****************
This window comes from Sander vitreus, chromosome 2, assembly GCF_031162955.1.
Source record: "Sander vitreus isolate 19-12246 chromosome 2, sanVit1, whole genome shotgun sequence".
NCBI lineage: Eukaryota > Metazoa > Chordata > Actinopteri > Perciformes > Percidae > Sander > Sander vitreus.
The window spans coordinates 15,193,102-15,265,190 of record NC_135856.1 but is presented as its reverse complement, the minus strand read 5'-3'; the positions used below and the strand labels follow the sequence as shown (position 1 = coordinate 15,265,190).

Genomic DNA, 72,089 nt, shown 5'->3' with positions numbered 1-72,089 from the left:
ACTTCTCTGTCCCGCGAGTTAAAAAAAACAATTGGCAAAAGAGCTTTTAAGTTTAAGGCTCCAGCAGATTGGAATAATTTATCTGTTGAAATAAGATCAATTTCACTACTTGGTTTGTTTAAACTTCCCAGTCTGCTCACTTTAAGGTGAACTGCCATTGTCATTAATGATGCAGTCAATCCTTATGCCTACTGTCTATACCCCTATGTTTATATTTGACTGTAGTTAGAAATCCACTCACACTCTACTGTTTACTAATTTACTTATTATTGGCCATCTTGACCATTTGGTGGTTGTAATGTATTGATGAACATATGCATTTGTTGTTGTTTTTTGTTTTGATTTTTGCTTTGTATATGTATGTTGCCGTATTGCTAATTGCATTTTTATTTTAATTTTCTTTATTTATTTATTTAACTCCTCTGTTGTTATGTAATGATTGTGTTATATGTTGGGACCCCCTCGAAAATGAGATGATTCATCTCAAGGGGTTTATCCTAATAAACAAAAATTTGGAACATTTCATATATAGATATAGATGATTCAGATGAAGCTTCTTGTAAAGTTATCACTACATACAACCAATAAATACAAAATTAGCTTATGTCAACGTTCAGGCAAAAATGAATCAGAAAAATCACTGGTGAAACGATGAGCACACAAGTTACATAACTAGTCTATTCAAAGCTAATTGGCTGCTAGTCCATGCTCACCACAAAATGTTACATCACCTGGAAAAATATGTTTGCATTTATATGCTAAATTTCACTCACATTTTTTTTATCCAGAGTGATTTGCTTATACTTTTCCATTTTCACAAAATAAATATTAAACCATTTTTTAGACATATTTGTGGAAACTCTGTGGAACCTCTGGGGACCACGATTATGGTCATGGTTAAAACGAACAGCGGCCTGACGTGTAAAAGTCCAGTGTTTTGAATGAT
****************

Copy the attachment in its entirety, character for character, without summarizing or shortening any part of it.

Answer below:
This window comes from Sander vitreus, chromosome 2, assembly GCF_031162955.1.
Source record: "Sander vitreus isolate 19-12246 chromosome 2, sanVit1, whole genome shotgun sequence".
NCBI lineage: Eukaryota > Metazoa > Chordata > Actinopteri > Perciformes > Percidae > Sander > Sander vitreus.
The window spans coordinates 15,193,102-15,265,190 of record NC_135856.1 but is presented as its reverse complement, the minus strand read 5'-3'; the positions used below and the strand labels follow the sequence as shown (position 1 = coordinate 15,265,190).

Genomic DNA, 72,089 nt, shown 5'->3' with positions numbered 1-72,089 from the left:
ACTTCTCTGTCCCGCGAGTTAAAAAAAACAATTGGCAAAAGAGCTTTTAAGTTTAAGGCTCCAGCAGATTGGAATAATTTATCTGTTGAAATAAGATCAATTTCACTACTTGGTTTGTTTAAACTTCCCAGTCTGCTCACTTTAAGGTGAACTGCCATTGTCATTAATGATGCAGTCAATCCTTATGCCTACTGTCTATACCCCTATGTTTATATTTGACTGTAGTTAGAAATCCACTCACACTCTACTGTTTACTAATTTACTTATTATTGGCCATCTTGACCATTTGGTGGTTGTAATGTATTGATGAACATATGCATTTGTTGTTGTTTTTTGTTTTGATTTTTGCTTTGTATATGTATGTTGCCGTATTGCTAATTGCATTTTTATTTTAATTTTCTTTATTTATTTATTTAACTCCTCTGTTGTTATGTAATGATTGTGTTATATGTTGGGACCCCCTCGAAAATGAGATGATTCATCTCAAGGGGTTTATCCTAATAAACAAAAATTTGGAACATTTCATATATAGATATAGATGATTCAGATGAAGCTTCTTGTAAAGTTATCACTACATACAACCAATAAATACAAAATTAGCTTATGTCAACGTTCAGGCAAAAATGAATCAGAAAAATCACTGGTGAAACGATGAGCACACAAGTTACATAACTAGTCTATTCAAAGCTAATTGGCTGCTAGTCCATGCTCACCACAAAATGTTACATCACCTGGAAAAATATGTTTGCATTTATATGCTAAATTTCACTCACATTTTTTTTATCCAGAGTGATTTGCTTATACTTTTCCATTTTCACAAAATAAATATTAAACCATTTTTTAGACATATTTGTGGAAACTCTGTGGAACCTCTGGGGACCACGATTATGGTCATGGTTAAAACGAACAGCGGCCTGACGTGTAAAAGTCCAGTGTTTTGAATGAT